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On-Premises Application with Azure Blob Storage

10.21.2012
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Curator's note: This tutorial originally appeared at WindowsAzure.com.

The following example shows you how you can use Windows Azure storage to store images in Windows Azure. The code below is for a console application that uploads an image to Windows Azure, and then creates an HTML file that displays the image in your browser. 

Table of Contents

Prerequisites

  1. A Java Developer Kit (JDK), v1.6 or later, is installed.
  2. The Windows Azure SDK is installed.
  3. The JAR for the Windows Azure Libraries for Java, and any applicable dependency JARs, are installed and are in the build path used by your Java compiler. For information on installing the Windows Azure Libraries for Java, see Download the Windows Azure SDK for Java.
  4. A Windows Azure storage account has been set up. The account name and account key for the storage account will be used by the code below. See How to Create a Storage Account for a Windows Azure Subscription for information about creating a storage account, and How to View, Copy, and Regenerate Access Keys for a Windows Azure Storage Account for information about retrieving the account key.
  5. You have created a local image file named stored at the path c:\myimages\image1.jpg. Alternatively, modify the FileInputStream constructor in the example to use a different image path and file name.

To use Windows Azure blob storage to upload a file

A step-by-step procedure is presented here; if you’d like to skip ahead, the entire code is presented later in this topic.

Begin the code by including imports for the Windows Azure core storage classes, the Windows Azure blob client classes, the Java IO classes, and the URISyntaxException class:

import com.microsoft.windowsazure.services.core.storage.*;
import com.microsoft.windowsazure.services.blob.client.*;
import java.io.*;
import java.net.URISyntaxException;

Declare a class named StorageSample, and include the open bracket, {.

public class StorageSample {

Within the StorageSample class, declare a string variable that will contain the default endpoint protocol, your storage account name, and your storage access key, as specified in your Windows Azure storage account. Replace the placeholder values your_account_name and your_account_key with your own account name and account key, respectively.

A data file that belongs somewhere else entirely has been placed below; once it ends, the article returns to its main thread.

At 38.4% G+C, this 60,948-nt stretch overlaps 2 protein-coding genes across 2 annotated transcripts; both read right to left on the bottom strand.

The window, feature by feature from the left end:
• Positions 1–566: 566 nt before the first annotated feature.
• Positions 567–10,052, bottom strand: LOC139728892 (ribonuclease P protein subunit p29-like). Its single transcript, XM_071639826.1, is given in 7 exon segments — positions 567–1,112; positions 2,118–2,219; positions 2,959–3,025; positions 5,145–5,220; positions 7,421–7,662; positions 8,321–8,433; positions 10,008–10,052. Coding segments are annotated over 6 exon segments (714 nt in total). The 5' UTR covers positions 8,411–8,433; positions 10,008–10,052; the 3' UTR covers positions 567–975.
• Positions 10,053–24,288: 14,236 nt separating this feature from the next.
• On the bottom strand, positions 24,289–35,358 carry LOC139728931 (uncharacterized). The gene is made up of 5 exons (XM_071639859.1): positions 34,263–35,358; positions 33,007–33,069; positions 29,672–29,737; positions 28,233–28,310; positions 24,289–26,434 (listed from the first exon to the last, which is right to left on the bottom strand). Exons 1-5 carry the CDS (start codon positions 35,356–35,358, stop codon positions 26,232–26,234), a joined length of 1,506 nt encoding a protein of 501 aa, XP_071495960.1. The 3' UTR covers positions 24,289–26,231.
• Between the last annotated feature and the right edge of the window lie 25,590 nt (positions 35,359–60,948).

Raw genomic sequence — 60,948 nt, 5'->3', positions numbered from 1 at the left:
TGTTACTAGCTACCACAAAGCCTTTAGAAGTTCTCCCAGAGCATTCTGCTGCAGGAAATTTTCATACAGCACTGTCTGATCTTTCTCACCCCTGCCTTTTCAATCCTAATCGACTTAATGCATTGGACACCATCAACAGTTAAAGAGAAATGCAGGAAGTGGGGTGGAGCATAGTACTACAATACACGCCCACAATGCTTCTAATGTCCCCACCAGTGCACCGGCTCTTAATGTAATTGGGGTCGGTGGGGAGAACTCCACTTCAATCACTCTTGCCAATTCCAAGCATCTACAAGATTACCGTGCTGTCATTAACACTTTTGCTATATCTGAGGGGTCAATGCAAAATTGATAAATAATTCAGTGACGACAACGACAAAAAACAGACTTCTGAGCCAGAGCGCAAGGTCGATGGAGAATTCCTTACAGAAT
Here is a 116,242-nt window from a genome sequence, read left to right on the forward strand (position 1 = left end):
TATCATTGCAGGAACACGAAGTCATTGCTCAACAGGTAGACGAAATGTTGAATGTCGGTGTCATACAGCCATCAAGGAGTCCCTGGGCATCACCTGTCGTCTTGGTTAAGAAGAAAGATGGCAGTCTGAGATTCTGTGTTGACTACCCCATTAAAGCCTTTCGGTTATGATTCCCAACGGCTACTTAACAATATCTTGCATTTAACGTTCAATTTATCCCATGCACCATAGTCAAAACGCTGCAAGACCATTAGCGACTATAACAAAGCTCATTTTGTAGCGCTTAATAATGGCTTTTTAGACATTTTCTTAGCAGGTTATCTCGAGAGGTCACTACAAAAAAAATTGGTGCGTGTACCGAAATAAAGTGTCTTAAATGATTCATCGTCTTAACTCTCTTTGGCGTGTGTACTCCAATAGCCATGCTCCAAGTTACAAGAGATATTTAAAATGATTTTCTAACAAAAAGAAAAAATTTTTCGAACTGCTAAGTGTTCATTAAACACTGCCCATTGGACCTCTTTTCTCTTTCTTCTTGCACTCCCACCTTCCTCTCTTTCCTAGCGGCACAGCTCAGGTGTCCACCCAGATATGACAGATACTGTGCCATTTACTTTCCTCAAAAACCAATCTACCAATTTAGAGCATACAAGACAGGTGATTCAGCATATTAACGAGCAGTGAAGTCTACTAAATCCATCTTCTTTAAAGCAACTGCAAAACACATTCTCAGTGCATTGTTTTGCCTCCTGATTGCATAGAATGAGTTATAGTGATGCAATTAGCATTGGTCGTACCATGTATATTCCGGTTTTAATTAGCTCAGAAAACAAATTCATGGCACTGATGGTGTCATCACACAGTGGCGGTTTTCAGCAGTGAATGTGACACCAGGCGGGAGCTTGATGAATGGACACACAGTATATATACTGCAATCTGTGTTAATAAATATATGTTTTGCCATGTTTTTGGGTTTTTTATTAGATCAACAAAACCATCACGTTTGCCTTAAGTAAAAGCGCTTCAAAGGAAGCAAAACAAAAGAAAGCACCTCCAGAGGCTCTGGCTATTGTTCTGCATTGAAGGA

public static final String storageConnectionString = 
       "DefaultEndpointsProtocol=http;" + 
           "AccountName=your_account_name;" + 
           "AccountKey=your_account_name";

Add in your declaration for main, include a try block, and include the necessary open brackets, {.

public static void main(String[] args) 
{
    try
    {

Declare variables of the following type (the descriptions are for how they are used in this example):

  • CloudStorageAccount: Used to initialize the account object with your Windows Azure storage account name and key, and to create the blob client object.
  • CloudBlobClient: Used to access the blob service.
  • CloudBlobContainer: Used to create a blob container, list the blobs in the container, and delete the container.
  • CloudBlockBlob: Used to upload a local image file to the container.
CloudStorageAccount account;
CloudBlobClient serviceClient;
CloudBlobContainer container;
CloudBlockBlob blob;

Assign a value to the account variable.

account = CloudStorageAccount.parse(storageConnectionString);

Assign a value to the serviceClient variable.

serviceClient = account.createCloudBlobClient();

Assign a value to the container variable. We’ll get a reference to a container namedgettingstarted.

// Container name must be lower case.
container = serviceClient.getContainerReference("gettingstarted");

Create the container. This method will create the container if doesn’t exist (and return true). If the container does exist, it will return false. An alternative to createIfNotExist is the create method (which will return an error if the container already exists).

container.createIfNotExist();

Set anonymous access for the container.

// Set anonymous access on the container.
BlobContainerPermissions containerPermissions;
containerPermissions = new BlobContainerPermissions();
containerPermissions.setPublicAccess(BlobContainerPublicAccessType.CONTAINER);
container.uploadPermissions(containerPermissions);

Get a reference to the block blob, which will represent the blob in Windows Azure storage.

blob = container.getBlockBlobReference("image1.jpg");

Use the File constructor to get a reference to the locally created file that you will upload. (Ensure you have created this file before running the code.)

File fileReference = new File ("c:\\myimages\\image1.jpg");

Upload the local file through a call to the CloudBlockBlob.upload method. The first parameter to the CloudBlockBlob.upload method is a FileInputStream object that represents the local file that will be uploaded to Windows Azure storage. The second parameter is the size, in bytes, of the file.